Reynoldsburg citizens’ group offers support for income tax ballot issue


By Christine Bryant
Staff Writer

As the city of Reynoldsburg plans another town hall meeting to discuss a proposed income tax increase that would help fund a community center, a volunteer group has also formed to coordinate the levy efforts.

The Citizens to Improve Quality of Life in Reynoldsburg, comprised of a group of residents, is working toward getting information about the levy out to the community.

Once approved by city council, a 1-percent income tax increase will go on the May ballot, and if approved by voters, would help fund the construction of a YMCA facility at the site of the old community pool, adjacent to the Reynoldsburg Senior Center.

Funds from the income tax increase also would enable the city to make improvements to its streets, parks and other areas.

Marshall Spalding, a city council member and one of the co-chairs for the Citizens to Improve Quality of Life in Reynoldsburg, said the group plans to set up a Facebook page and work with the YMCA to provide brochures to residents so they can see the site plans and learn about the initiative.

“Walking literature, mail literature and lawn signs will also be out in February so we can involve as many people as possible for this important communication campaign,” he said.

Residents who wish to volunteer will be able to obtain a lawn sign, are encouraged to walk their neighborhoods and make phone calls, or donate monetarily.

To help fund the campaign that is working for passage of the income tax increase, volunteers are working toward getting 100 Reynoldsburg families to each donate $100. More information is available on the Proposed Reynoldsburg Community Center YMCA Facebook page, though those interested in donating may also write a check and mail it to Citizens for Quality of Life Improvement for Reynoldsburg, P.O. Box 1518, Reynoldsburg, OH 43068.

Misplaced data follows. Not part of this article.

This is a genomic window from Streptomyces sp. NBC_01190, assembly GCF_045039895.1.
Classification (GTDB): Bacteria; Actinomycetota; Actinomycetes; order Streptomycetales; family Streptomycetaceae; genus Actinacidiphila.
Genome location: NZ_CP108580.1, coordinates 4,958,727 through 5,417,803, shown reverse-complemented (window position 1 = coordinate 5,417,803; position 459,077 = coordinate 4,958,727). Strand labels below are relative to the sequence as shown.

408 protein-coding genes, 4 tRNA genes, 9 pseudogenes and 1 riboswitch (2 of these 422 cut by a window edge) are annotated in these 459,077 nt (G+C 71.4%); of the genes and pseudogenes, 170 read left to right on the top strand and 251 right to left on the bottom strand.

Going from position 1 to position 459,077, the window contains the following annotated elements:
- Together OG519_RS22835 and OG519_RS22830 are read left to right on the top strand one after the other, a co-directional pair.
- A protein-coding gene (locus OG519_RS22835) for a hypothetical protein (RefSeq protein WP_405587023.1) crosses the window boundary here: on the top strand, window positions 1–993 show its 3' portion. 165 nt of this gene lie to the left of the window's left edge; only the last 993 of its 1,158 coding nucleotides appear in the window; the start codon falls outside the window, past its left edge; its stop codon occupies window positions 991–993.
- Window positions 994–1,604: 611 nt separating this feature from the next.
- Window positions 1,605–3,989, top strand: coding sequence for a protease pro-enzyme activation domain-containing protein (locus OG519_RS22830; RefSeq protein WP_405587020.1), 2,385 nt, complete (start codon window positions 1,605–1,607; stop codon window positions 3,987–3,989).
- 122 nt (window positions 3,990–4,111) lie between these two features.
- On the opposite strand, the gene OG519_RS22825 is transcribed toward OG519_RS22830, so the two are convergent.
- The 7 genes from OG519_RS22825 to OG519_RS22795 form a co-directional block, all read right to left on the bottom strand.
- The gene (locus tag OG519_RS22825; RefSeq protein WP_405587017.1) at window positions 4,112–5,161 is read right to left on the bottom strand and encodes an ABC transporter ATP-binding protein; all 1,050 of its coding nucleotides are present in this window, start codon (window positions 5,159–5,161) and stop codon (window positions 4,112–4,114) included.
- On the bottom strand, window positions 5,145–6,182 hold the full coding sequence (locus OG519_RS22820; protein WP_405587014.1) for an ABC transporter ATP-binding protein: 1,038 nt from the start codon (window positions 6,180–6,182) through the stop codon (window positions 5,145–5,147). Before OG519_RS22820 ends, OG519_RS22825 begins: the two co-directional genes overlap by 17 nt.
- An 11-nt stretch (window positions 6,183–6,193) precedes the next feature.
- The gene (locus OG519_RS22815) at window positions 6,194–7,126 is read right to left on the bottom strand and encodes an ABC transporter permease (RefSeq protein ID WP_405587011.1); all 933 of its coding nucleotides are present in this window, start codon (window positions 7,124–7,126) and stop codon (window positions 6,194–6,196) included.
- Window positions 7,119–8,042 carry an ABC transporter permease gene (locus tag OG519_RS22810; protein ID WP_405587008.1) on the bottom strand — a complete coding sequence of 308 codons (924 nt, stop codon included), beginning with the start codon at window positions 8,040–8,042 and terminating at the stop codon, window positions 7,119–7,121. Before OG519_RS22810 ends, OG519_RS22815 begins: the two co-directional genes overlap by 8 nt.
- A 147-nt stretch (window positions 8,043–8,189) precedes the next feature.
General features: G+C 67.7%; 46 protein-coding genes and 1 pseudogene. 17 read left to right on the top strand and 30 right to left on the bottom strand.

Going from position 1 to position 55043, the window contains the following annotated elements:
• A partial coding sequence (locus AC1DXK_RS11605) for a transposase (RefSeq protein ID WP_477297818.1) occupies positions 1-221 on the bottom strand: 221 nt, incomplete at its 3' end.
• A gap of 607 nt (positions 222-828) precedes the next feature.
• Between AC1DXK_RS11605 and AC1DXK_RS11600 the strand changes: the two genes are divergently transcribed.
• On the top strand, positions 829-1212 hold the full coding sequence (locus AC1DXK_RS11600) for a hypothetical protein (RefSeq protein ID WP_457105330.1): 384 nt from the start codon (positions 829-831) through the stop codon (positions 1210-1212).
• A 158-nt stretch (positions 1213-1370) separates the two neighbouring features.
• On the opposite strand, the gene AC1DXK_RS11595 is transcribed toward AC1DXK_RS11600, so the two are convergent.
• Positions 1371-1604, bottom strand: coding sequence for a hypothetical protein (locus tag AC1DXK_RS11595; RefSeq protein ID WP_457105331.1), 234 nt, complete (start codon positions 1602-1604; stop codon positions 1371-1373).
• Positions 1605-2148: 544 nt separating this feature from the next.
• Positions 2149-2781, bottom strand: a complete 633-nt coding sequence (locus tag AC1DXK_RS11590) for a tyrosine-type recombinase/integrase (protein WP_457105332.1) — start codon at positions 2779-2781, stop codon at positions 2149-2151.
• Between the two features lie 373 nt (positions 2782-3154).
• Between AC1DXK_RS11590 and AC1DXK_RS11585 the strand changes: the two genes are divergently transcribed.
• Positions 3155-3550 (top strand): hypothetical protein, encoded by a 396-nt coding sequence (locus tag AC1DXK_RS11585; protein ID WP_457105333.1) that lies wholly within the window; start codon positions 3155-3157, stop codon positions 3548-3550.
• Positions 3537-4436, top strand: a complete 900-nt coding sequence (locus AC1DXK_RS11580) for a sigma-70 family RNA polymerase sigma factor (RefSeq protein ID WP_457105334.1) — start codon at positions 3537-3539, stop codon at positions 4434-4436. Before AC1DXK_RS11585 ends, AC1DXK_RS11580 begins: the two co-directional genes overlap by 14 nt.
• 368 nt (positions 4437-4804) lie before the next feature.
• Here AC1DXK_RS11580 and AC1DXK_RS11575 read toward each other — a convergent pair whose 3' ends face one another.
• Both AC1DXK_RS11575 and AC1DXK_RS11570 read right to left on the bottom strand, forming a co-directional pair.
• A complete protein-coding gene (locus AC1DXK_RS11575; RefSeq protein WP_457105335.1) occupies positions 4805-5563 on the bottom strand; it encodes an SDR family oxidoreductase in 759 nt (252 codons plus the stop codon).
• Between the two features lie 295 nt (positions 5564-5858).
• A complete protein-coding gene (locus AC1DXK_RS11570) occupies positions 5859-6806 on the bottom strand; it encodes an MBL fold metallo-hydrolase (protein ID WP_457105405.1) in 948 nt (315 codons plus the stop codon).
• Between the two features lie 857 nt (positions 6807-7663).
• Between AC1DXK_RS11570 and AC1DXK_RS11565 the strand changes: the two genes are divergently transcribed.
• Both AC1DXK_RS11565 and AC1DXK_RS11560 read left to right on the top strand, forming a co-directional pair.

During the past year, city officials and representatives from the YMCA of Central Ohio have held several town hall meetings and focus groups to discuss the proposed facility that could be built off Davidson Drive. Through feedback from these meetings, YMCA officials have continued to evolve the design of the facility.

The city will hold another town hall meeting at 6:30 p.m. Jan. 18 at Reynoldsburg City Hall, 7232 E. Main St., where residents are invited to hear about the latest updates to the proposed plans.

The meeting in November focused on who the proposed tax increase would affect, as well as what benefits it would bring to Reynoldsburg residents.

The last time the city raised its income tax was in 1983, and since then, voters have rejected all ballot initiatives, most recently in 2013.

This time, however, officials and supporters of bringing a YMCA facility to the city are more hopeful, and have been reaching out to residents to dispel any misconceptions of what a raise in income tax would mean.

Currently, Reynoldsburg’s income tax is 1.5 percent, lower than most other communities in Franklin County. By comparison, Whitehall, Grandview, Worthington and Bexley all have a 2.5-percent income tax, while Westerville, Dublin, Hilliard, Upper Arlington, Grove City and Groveport have a 2-percent income tax.

The proposed 1-percent hike would raise Reynoldsburg’s to 2.5 percent and generate an additional $6.5 million a year, according to City Auditor Richard Harris.

About $1 million to $1.5 million of that revenue each year would go toward the cost of constructing the YMCA facility, with the remaining funds going toward filling some of the needs of the city’s departments, including police, parks and recreation, and streets.

Harris has stressed the city’s income tax only taxes income such as rental properties and pay for those who work in Reynoldsburg. It does not tax items such as Social Security payments, military pay and pension payments.

When a city institutes an income tax, that tax is withheld by an employer and paid to the city where the employee works. Someone who lives in Reynoldsburg but works in Columbus, for instance, would only pay Columbus’ income tax – not Reynoldsburg’s.

However, if an employee pays an income tax that is less than Reynoldsburg’s, that employee is responsible for the difference.

Plans currently call for a 48,000-square-foot facility, though YMCA officials have continuously adjusted details based on voter feedback. Other revisions have included adding a six-lane outdoor pool and a single story structure at the front of the building that can house partners such as primary care offices – a potential revenue boost that could help sustain the facility.


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